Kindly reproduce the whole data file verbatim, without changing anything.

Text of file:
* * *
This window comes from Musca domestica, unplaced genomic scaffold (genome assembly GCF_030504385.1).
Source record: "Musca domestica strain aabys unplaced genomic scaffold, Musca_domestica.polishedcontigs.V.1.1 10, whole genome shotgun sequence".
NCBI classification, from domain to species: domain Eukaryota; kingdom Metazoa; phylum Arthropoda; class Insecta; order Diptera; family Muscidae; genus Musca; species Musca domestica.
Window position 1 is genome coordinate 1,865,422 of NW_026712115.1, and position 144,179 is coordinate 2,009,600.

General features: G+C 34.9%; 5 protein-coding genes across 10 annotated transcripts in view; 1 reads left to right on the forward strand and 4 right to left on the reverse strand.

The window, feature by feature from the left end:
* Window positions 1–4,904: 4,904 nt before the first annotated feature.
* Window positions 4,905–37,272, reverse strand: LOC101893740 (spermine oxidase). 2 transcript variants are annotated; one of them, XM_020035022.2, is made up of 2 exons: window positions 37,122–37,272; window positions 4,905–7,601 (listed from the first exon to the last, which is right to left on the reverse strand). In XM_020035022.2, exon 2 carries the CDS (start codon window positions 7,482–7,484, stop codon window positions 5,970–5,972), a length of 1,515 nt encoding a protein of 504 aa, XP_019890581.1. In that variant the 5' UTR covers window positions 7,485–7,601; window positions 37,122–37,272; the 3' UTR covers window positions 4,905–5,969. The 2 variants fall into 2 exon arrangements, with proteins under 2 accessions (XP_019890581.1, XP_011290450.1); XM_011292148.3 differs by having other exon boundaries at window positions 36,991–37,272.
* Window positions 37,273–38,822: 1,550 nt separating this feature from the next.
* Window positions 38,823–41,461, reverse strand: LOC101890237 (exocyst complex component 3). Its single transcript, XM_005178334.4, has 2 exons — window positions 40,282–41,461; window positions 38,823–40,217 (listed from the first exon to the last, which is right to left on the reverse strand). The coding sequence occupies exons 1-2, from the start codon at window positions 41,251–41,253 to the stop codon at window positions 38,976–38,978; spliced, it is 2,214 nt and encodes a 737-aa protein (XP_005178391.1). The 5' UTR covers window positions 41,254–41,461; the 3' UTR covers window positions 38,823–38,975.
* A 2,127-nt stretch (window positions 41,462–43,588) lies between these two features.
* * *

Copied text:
This window comes from Musca domestica, unplaced genomic scaffold (genome assembly GCF_030504385.1).
Source record: "Musca domestica strain aabys unplaced genomic scaffold, Musca_domestica.polishedcontigs.V.1.1 10, whole genome shotgun sequence".
NCBI classification, from domain to species: domain Eukaryota; kingdom Metazoa; phylum Arthropoda; class Insecta; order Diptera; family Muscidae; genus Musca; species Musca domestica.
Window position 1 is genome coordinate 1,865,422 of NW_026712115.1, and position 144,179 is coordinate 2,009,600.

General features: G+C 34.9%; 5 protein-coding genes across 10 annotated transcripts in view; 1 reads left to right on the forward strand and 4 right to left on the reverse strand.

The window, feature by feature from the left end:
* Window positions 1–4,904: 4,904 nt before the first annotated feature.
* Window positions 4,905–37,272, reverse strand: LOC101893740 (spermine oxidase). 2 transcript variants are annotated; one of them, XM_020035022.2, is made up of 2 exons: window positions 37,122–37,272; window positions 4,905–7,601 (listed from the first exon to the last, which is right to left on the reverse strand). In XM_020035022.2, exon 2 carries the CDS (start codon window positions 7,482–7,484, stop codon window positions 5,970–5,972), a length of 1,515 nt encoding a protein of 504 aa, XP_019890581.1. In that variant the 5' UTR covers window positions 7,485–7,601; window positions 37,122–37,272; the 3' UTR covers window positions 4,905–5,969. The 2 variants fall into 2 exon arrangements, with proteins under 2 accessions (XP_019890581.1, XP_011290450.1); XM_011292148.3 differs by having other exon boundaries at window positions 36,991–37,272.
* Window positions 37,273–38,822: 1,550 nt separating this feature from the next.
* Window positions 38,823–41,461, reverse strand: LOC101890237 (exocyst complex component 3). Its single transcript, XM_005178334.4, has 2 exons — window positions 40,282–41,461; window positions 38,823–40,217 (listed from the first exon to the last, which is right to left on the reverse strand). The coding sequence occupies exons 1-2, from the start codon at window positions 41,251–41,253 to the stop codon at window positions 38,976–38,978; spliced, it is 2,214 nt and encodes a 737-aa protein (XP_005178391.1). The 5' UTR covers window positions 41,254–41,461; the 3' UTR covers window positions 38,823–38,975.
* A 2,127-nt stretch (window positions 41,462–43,588) lies between these two features.